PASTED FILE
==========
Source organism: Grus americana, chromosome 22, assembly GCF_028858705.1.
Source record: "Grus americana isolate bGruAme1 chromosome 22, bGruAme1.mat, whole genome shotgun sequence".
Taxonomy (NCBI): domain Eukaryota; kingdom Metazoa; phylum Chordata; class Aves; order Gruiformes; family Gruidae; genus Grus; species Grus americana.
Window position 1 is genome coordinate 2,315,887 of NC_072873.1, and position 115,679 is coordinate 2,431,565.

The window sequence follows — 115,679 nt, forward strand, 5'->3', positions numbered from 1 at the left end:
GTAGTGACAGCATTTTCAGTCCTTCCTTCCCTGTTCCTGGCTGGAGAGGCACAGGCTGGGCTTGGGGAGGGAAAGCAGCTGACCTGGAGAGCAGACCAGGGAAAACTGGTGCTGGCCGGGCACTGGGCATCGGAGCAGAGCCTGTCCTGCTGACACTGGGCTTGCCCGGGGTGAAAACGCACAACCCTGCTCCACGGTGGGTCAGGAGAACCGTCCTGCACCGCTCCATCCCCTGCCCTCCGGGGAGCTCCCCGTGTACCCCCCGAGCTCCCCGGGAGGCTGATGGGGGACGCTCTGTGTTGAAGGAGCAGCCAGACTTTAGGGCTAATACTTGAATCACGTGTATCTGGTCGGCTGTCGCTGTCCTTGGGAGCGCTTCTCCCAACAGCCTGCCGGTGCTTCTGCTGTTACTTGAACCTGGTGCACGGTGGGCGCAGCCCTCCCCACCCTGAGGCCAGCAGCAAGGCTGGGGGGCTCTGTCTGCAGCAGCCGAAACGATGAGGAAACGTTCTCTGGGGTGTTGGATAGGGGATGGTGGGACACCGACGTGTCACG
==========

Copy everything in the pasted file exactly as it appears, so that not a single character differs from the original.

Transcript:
Source organism: Grus americana, chromosome 22, assembly GCF_028858705.1.
Source record: "Grus americana isolate bGruAme1 chromosome 22, bGruAme1.mat, whole genome shotgun sequence".
Taxonomy (NCBI): domain Eukaryota; kingdom Metazoa; phylum Chordata; class Aves; order Gruiformes; family Gruidae; genus Grus; species Grus americana.
Window position 1 is genome coordinate 2,315,887 of NC_072873.1, and position 115,679 is coordinate 2,431,565.

The window sequence follows — 115,679 nt, forward strand, 5'->3', positions numbered from 1 at the left end:
GTAGTGACAGCATTTTCAGTCCTTCCTTCCCTGTTCCTGGCTGGAGAGGCACAGGCTGGGCTTGGGGAGGGAAAGCAGCTGACCTGGAGAGCAGACCAGGGAAAACTGGTGCTGGCCGGGCACTGGGCATCGGAGCAGAGCCTGTCCTGCTGACACTGGGCTTGCCCGGGGTGAAAACGCACAACCCTGCTCCACGGTGGGTCAGGAGAACCGTCCTGCACCGCTCCATCCCCTGCCCTCCGGGGAGCTCCCCGTGTACCCCCCGAGCTCCCCGGGAGGCTGATGGGGGACGCTCTGTGTTGAAGGAGCAGCCAGACTTTAGGGCTAATACTTGAATCACGTGTATCTGGTCGGCTGTCGCTGTCCTTGGGAGCGCTTCTCCCAACAGCCTGCCGGTGCTTCTGCTGTTACTTGAACCTGGTGCACGGTGGGCGCAGCCCTCCCCACCCTGAGGCCAGCAGCAAGGCTGGGGGGCTCTGTCTGCAGCAGCCGAAACGATGAGGAAACGTTCTCTGGGGTGTTGGATAGGGGATGGTGGGACACCGACGTGTCACG